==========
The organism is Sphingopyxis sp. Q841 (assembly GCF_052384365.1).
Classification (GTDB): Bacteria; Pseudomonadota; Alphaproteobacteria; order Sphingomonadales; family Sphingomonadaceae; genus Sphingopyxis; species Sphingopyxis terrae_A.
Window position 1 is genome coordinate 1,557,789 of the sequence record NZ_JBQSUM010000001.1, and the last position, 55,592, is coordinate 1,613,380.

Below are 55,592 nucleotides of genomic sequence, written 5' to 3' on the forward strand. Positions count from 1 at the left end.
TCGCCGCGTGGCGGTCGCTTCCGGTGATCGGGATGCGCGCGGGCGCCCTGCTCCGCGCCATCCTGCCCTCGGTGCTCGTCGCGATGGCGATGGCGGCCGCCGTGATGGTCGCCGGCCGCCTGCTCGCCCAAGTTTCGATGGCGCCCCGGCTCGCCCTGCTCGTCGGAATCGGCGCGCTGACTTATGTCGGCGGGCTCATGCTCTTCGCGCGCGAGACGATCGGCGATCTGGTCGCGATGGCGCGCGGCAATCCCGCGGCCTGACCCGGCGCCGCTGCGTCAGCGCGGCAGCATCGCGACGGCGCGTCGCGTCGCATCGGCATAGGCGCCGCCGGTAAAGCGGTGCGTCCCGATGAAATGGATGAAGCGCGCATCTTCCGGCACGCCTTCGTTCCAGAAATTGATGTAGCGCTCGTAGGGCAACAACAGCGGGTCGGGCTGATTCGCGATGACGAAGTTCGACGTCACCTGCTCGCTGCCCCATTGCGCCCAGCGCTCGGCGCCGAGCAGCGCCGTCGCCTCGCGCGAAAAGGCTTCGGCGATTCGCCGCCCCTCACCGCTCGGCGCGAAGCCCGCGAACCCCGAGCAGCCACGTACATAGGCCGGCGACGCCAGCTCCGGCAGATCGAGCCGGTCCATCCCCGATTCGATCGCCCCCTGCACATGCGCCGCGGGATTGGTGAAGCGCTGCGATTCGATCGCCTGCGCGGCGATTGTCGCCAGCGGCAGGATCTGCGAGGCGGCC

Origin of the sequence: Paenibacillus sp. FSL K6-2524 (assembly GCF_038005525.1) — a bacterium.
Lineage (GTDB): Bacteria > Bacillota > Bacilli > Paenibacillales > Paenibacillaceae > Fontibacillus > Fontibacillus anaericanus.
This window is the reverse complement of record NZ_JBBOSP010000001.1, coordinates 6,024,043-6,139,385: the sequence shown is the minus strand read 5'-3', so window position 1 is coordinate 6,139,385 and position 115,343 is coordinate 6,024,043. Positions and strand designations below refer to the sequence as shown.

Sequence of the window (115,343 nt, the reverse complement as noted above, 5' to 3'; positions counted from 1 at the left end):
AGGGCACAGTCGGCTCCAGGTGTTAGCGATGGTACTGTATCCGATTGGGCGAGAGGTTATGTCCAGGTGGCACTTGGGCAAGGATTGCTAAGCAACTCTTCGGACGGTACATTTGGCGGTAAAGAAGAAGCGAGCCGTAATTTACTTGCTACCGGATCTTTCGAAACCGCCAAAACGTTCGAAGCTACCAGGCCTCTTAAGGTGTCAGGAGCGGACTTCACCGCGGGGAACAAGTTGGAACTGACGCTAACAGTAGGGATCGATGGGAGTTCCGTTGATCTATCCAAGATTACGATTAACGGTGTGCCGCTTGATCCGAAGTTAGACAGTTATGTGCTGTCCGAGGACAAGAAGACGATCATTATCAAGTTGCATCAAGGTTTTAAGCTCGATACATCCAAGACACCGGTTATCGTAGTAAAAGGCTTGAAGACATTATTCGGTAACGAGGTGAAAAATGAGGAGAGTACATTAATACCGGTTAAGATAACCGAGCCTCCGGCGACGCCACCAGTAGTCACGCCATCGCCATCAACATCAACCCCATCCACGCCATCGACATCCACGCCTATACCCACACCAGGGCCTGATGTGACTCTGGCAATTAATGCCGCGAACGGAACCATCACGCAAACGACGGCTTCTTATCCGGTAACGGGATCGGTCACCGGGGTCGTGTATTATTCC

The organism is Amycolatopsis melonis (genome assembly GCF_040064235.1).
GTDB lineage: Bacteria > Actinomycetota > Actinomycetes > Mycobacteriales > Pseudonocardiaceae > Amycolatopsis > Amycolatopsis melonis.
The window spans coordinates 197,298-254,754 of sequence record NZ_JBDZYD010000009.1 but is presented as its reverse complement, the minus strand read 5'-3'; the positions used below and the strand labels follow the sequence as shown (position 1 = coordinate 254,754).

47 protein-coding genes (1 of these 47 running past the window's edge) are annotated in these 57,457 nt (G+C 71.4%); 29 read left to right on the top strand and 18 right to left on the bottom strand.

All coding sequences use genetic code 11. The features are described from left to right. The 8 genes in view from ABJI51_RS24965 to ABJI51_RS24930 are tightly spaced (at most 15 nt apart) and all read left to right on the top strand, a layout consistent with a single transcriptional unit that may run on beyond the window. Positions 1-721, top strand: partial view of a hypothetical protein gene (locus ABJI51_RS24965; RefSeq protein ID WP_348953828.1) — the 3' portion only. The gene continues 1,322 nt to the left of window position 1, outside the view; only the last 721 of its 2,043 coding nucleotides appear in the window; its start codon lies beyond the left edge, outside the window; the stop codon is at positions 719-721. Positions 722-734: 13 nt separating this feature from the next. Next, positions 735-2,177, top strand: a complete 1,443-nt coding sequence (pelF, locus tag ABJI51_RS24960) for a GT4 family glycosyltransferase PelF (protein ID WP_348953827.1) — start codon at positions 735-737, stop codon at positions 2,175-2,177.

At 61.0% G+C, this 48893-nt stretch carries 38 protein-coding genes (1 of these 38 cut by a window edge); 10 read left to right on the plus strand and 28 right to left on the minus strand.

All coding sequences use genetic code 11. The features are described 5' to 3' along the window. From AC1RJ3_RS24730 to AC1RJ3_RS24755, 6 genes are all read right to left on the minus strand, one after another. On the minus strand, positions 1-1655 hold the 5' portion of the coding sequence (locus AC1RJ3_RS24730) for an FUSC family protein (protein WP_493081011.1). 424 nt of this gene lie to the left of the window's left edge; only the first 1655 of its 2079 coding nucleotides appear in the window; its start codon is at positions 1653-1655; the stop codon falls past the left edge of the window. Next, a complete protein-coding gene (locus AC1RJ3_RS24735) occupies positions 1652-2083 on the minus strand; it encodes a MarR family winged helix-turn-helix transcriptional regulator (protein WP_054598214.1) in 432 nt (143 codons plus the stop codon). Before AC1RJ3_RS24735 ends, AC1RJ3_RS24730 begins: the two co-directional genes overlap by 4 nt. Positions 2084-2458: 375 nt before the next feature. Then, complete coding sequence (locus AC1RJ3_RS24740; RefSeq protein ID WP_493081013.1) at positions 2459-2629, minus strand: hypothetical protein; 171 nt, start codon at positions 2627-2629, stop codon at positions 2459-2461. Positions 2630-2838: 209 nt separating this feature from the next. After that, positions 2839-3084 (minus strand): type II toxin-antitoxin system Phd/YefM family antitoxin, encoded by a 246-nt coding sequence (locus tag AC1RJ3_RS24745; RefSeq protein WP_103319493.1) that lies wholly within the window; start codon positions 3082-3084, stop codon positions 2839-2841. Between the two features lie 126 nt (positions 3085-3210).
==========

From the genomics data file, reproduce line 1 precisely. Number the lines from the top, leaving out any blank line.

The organism is Sphingopyxis sp. Q841 (assembly GCF_052384365.1).